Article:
Follow-up. We know how critical the correct follow-up can be in a dental practice. It can make or break treatment case acceptance. It can make or break a new patient scheduling. It can make or break the positive reviews you want your patients to go out and spread to the world. Lets face it…. It can make or break you.
To ensure that nothing falls in between the cracks, great systems need to be in place for follow-up. Along with the systems, we need to know who is doing what, and by when.
You come in to the office on Monday morning, after being closed on Friday with no phone coverage, to an answering machine full of cancellations, messages and reschedule requests. Although it may seem a bit archaic, phone logs are really a must in every practice. Record who called, when, what they needed and if follow up/appointment scheduled is complete. This log can also be used as another avenue for short calls.
Think about it. Lets say a patient leaves a message that tells you they are cancelling their appointment and they will call back to reschedule. Or that they are sick and can’t make it and they will call back. Is there a note made? Is there a tickler system for follow up so this patient doesn’t get lost? Writing it down on this log can seriously help with follow up. I know I never let a patient get away with telling me they will call me back to reschedule – I mark the note box on the appointment scheduler two weeks out to give them a call.
How about the patients who have just been presented a treatment plan, but offer up the age old “Um, I need to go home and talk to my husband/wife and I’ll let you know”. NOT. I mark the note box on the appointment scheduler for 5 business days out, then give them a call. I begin these calls with introducing myself and say I am following up from their visit with us a few days ago and am wondering what other questions they might have for me? If they say NONE – I say “Wonderful! How well does next Tuesday at 8 am work with your schedule to begin your care?” This will be the make or break part – You’ll find out if they are ready, if finances are an obstacle or if they are fearful – and opens up a great window of opportunity for you to help the patient overcome their obstacles and get the care they need.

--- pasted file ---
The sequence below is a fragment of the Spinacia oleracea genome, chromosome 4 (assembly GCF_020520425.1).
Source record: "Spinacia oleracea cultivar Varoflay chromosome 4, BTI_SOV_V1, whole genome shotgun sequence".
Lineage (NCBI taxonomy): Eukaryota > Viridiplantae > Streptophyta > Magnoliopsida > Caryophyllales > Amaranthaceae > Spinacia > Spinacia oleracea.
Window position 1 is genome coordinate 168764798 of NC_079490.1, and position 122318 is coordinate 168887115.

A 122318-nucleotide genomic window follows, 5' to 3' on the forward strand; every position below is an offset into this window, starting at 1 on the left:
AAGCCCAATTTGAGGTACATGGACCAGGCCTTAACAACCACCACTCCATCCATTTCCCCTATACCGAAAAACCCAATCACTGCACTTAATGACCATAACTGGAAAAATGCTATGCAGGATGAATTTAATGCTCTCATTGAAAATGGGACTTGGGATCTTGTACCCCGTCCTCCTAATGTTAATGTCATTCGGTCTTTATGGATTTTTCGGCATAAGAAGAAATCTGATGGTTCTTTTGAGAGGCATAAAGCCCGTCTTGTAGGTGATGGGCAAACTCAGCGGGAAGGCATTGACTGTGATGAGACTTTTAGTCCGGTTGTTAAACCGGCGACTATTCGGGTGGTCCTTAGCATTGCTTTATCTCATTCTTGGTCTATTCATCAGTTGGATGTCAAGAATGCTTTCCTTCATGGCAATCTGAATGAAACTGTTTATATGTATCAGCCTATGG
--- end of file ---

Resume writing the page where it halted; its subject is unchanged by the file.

Post op calls. Anyone who receives anesthesia or intense care – a new patient who was fearful – a child’s first visit who was traumatized – anyone who left your practice that day who didn’t leave skipping might warrant a post op call. A call from the dr. is always best, but even if the dr is not available, the hygienist, assistant, and/or front desk person making the call is better than noone! I have even seen where they hygienist makes the post op calls for all scaling/root planings that they have seen that day. A kind, caring, warm, compassionate phone call asking how well the patient is getting along after their visit today goes a very long way! (PS – I always recorded the patients response to this call in their chart as well)
Have a patient who is a chronic no-show/late cancel? These patient accounts should be flagged and follow-up done to ensure they are going to keep their reserved time. (Finding these appointments before hand is crucial – this is where book review comes in!!) Follow-up when you see it guarantees you will meet it!
Simple requests from patients can get lost in the every day madness that consumes a dental practice. It is so important to write these requests down on the phone call log and mark the tickler system. Be sure to follow through with each request in a timely manner, ensuring we are not only meeting the patients needs, but exceeding their expectations by delivering the highest quality of patient care, response time and building reliability status.
Delivering the WOW factor in something that seems so simple as follow up will increase your patient trust, loyalty and referrals.
Initiate a follow up protocol for your practice. Who is going to do what, by when and how?
I look at it this way. If your team members are asking each other about patients all the time “Hey when was so&so in, did they call back?” “Did Mrs. Smith schedule for her appt yet?” etc – you get the picture – something is missing. Or if patients are calling and saying “Yeah I have been waiting for a phone call to let me know how much my insurance will pay” Having a patient phone back to follow up on their own request hurts.
There should be appropriate notes made in every single patient chart so someone walking in off the street could give you their current history – including what their next appointments are, why they haven’t scheduled and when is someone going to follow up with them. See – follow-up and notes go hand in hand!
Follow-up friends. You’ll be so glad you did – and it will make a positive impact on production/scheduling and collections. Promise.